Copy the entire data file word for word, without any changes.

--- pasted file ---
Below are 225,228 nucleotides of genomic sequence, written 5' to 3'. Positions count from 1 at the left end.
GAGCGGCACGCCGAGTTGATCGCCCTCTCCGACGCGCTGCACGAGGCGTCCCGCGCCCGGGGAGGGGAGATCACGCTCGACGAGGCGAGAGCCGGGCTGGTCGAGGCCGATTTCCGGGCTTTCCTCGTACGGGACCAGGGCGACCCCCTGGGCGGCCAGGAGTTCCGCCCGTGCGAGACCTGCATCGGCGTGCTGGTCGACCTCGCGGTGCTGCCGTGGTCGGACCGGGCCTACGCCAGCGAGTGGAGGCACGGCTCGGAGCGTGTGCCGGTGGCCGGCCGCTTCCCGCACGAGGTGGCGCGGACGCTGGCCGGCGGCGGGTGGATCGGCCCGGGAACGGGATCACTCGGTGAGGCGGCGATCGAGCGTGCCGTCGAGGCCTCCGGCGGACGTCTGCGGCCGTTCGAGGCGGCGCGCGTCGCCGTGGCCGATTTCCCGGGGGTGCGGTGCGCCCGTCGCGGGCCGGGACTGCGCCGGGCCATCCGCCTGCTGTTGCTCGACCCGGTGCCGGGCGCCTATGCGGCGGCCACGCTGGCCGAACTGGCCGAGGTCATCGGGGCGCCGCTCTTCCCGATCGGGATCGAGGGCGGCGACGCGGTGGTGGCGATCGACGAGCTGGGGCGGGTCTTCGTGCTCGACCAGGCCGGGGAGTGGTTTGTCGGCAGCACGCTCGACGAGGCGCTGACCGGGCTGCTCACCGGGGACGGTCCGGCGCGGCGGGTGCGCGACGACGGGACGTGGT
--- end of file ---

Below are 225,228 nucleotides of genomic sequence, written 5' to 3'. Positions count from 1 at the left end.
GAGCGGCACGCCGAGTTGATCGCCCTCTCCGACGCGCTGCACGAGGCGTCCCGCGCCCGGGGAGGGGAGATCACGCTCGACGAGGCGAGAGCCGGGCTGGTCGAGGCCGATTTCCGGGCTTTCCTCGTACGGGACCAGGGCGACCCCCTGGGCGGCCAGGAGTTCCGCCCGTGCGAGACCTGCATCGGCGTGCTGGTCGACCTCGCGGTGCTGCCGTGGTCGGACCGGGCCTACGCCAGCGAGTGGAGGCACGGCTCGGAGCGTGTGCCGGTGGCCGGCCGCTTCCCGCACGAGGTGGCGCGGACGCTGGCCGGCGGCGGGTGGATCGGCCCGGGAACGGGATCACTCGGTGAGGCGGCGATCGAGCGTGCCGTCGAGGCCTCCGGCGGACGTCTGCGGCCGTTCGAGGCGGCGCGCGTCGCCGTGGCCGATTTCCCGGGGGTGCGGTGCGCCCGTCGCGGGCCGGGACTGCGCCGGGCCATCCGCCTGCTGTTGCTCGACCCGGTGCCGGGCGCCTATGCGGCGGCCACGCTGGCCGAACTGGCCGAGGTCATCGGGGCGCCGCTCTTCCCGATCGGGATCGAGGGCGGCGACGCGGTGGTGGCGATCGACGAGCTGGGGCGGGTCTTCGTGCTCGACCAGGCCGGGGAGTGGTTTGTCGGCAGCACGCTCGACGAGGCGCTGACCGGGCTGCTCACCGGGGACGGTCCGGCGCGGCGGGTGCGCGACGACGGGACGTGGT